Once the ball pathway width is measured, to whatever accuracy the gauge allows, balls are chosen from the class that most closely matches the gauged width. However, since the classes of balls are discrete, not continuous, they do not cover every possible gauged width, and cannot always match that width. The match will be farthest off when the gauged width falls midway between two available ball classes. Conventionally, the ball diameter chosen will be either that from the "too large" class above, or the "too small" class below the midpoint. The first choice has low end play, but the balls are tight between the pathways, which can cause a high preload. The second choice has a lower preload, but higher end play. The obvious way to improve the situation is to halve the increment, and double the number of ball classes. This is more expensive in terms of time and inventory, however.
The invention provides a simple, novel method by which the ball-pathway match and resultant end play can be improved, but without the necessity of providing more ball classes.
The ball pathway width is gauged as it is normally. In the event that the gauged width should fall close to a midpoint between two available ball classes, one row is chosen from the class above the midpoint, and the other from the class below. It has been found that the differing size of the two ball rows can be accommodated in the angular contact bearing, because each row can seek a slightly different "equilibrium" position between the diagonally opposed pathways, which would not be possible with full arch pathways. This contravenes accepted thinking on ball-pathway matching, because neither row is "correctly" sized, and, more importantly, the two rows are not equal in diameter. However, it has been found that the net effect of this deliberate mismatch is to actually improve end play, achieving values around 80% of what could be achieved by providing twice as many ball classes.
It is, therefore, a general object of the invention to provides a novel method of assembling a two row, angular contact bearing that improves axial end play.
It is another object of the invention that does not require providing more available classes of bearing balls.
It is another object of the invention to provide a method that only requires a new way of choosing balls from the available classes of balls.
It is still another object of the invention to provide such a method in which, when the gauged pathway width falls near a midpoint between two available ball diameter classes, one row is chosen from the class above and one from the class below.
These and other objects and features of the invention will appear from the following written description, and from the drawings, in which:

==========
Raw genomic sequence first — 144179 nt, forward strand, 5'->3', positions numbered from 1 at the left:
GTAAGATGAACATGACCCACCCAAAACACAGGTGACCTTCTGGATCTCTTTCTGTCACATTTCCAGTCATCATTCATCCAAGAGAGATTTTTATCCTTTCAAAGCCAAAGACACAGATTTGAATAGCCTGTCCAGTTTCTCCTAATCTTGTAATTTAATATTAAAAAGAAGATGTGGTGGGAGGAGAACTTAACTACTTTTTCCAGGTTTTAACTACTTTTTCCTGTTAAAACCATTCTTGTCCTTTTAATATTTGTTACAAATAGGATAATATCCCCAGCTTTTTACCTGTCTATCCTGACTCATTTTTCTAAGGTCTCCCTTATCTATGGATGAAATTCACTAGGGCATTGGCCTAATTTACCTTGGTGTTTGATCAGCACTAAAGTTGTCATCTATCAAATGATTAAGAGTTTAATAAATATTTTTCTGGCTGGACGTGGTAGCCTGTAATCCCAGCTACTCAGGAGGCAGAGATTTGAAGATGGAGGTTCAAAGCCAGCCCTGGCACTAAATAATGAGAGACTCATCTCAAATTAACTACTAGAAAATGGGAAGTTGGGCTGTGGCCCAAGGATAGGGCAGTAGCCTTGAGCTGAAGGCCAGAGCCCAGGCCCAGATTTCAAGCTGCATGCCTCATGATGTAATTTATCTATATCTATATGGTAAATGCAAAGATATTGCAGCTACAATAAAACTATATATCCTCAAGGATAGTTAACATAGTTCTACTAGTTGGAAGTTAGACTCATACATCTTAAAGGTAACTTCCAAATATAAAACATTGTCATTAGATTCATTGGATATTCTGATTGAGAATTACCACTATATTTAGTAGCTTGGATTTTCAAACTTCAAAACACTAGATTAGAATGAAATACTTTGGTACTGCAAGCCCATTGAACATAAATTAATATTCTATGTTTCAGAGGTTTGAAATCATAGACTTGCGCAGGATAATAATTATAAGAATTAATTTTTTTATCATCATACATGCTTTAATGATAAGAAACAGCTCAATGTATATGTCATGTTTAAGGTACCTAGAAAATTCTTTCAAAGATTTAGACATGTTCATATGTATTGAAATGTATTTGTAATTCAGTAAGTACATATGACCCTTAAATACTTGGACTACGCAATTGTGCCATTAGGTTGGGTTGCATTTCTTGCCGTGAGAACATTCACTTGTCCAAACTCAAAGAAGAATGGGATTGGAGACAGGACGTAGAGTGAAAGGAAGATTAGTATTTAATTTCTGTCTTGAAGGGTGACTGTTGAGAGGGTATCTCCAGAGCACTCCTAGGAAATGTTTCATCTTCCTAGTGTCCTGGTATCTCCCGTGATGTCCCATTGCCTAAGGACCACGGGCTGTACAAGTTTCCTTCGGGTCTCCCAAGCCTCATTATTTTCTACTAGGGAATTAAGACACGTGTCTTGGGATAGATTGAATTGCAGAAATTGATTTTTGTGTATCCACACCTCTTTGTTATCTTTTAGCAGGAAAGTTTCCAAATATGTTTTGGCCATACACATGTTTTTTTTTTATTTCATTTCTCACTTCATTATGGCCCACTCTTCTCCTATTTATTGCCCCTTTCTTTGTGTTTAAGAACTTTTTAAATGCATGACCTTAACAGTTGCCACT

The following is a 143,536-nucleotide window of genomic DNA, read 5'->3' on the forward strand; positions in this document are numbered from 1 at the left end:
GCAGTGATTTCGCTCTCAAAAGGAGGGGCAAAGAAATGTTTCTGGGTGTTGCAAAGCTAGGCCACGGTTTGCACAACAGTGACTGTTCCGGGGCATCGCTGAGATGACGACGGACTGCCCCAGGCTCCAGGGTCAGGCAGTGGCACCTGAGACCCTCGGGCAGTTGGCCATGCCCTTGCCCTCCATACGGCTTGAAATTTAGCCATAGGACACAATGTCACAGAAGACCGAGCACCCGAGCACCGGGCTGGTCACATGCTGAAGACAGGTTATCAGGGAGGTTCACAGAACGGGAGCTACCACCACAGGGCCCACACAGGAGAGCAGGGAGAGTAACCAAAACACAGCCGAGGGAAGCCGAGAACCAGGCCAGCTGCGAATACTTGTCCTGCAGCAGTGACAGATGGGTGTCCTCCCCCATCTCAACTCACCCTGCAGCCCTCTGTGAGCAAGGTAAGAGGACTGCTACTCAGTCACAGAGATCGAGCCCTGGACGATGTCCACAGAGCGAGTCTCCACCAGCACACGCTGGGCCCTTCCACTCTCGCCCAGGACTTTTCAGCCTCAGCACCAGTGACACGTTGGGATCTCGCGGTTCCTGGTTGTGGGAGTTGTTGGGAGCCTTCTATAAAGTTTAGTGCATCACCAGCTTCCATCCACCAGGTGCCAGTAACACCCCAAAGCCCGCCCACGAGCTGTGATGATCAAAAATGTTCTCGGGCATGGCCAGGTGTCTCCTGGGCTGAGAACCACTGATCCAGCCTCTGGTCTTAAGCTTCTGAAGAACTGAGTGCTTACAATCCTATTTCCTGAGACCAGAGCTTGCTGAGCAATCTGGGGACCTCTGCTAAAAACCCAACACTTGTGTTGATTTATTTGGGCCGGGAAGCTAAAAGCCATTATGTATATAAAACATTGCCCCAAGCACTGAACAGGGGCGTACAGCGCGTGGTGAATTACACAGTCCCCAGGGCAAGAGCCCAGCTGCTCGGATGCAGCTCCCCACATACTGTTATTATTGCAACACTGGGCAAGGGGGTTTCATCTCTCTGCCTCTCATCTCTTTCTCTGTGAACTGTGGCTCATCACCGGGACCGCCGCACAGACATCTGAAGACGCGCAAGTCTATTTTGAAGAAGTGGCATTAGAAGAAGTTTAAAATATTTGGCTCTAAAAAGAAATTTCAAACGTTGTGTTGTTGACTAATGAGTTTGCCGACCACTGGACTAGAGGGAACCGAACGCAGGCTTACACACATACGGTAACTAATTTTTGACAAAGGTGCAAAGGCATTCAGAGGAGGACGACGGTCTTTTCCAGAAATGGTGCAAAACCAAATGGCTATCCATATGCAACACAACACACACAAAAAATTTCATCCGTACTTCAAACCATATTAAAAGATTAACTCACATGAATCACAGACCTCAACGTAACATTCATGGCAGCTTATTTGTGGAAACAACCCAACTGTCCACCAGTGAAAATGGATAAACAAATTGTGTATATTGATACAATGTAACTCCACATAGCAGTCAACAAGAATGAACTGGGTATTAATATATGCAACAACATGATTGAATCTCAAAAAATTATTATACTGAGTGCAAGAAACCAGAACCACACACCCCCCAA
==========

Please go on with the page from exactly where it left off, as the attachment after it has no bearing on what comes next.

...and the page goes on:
FIG. 1 is a cross section through one side of the hub and spindle of a two row, angular contact wheel bearing illustrating the ideal ball pathway width and contact angles;
FIG. 2 is a schematic representation of a series of available ball classes;
FIG. 3 is a cross section of the bearing of FIG. 1 showing the situation when the gauged ball pathway width does fall between two available classes;
FIG. 4 shows the bearing assembled according to the method of the invention.
Referring first to FIG. 1, a conventional two row, angular contact wheel bearing is indicated generally at (10). Bearing (10) has two coaxial races, an outer hub (12) and an inner spindle (14). Ground into hub (12) are a pair of left and right outer pathways (16) and (18), which are arrayed on northeast and northwest quadrants respectively. Neither pathway (16) or (18) covers more than 90 degrees, so each merges into a smooth, unobstructed cylindrical surface to either side, with a shoulder (20) between. Spindle (14) carries two pathways diagonally opposed to (16) and (18), indicated at (22) and (24) respectively. By diagonally opposed, it is meant that the two respective pairs of pathways, (16-22) and (18-24) are both radially and axially spaced from one another, arrayed on opposite quadrants. That is, left spindle pathway (22) lies on a southwest quadrants, and right spindle pathway (24) on a southeast quadrant. Right spindle pathway (24) is not integrally ground to spindle (14), but is ,instead, ground to a separable race ring (26). This allows the bearing (10) to be more easily assembled than if pathway (24) were integral to spindle (14). However, for purposes of the method of the invention, it would not matter if pathway (24) were integral or separable. The opposed pairs of ball pathways (16-22) and (18-24) have an ideal pathway width D, which is the width they would have if ground absolutely to print. The pathway width D for the bearing balls is measured between the diagonally opposed, very thin annular sections (almost circles) along which the bearing balls would actually contact the pairs of pathways (16-22) and (18-24). Imaginary cones drawn through the pathway contact sections converge outside the bearing (10), each forming an ideal contact angle with the vertical, indicated at α and β respectively.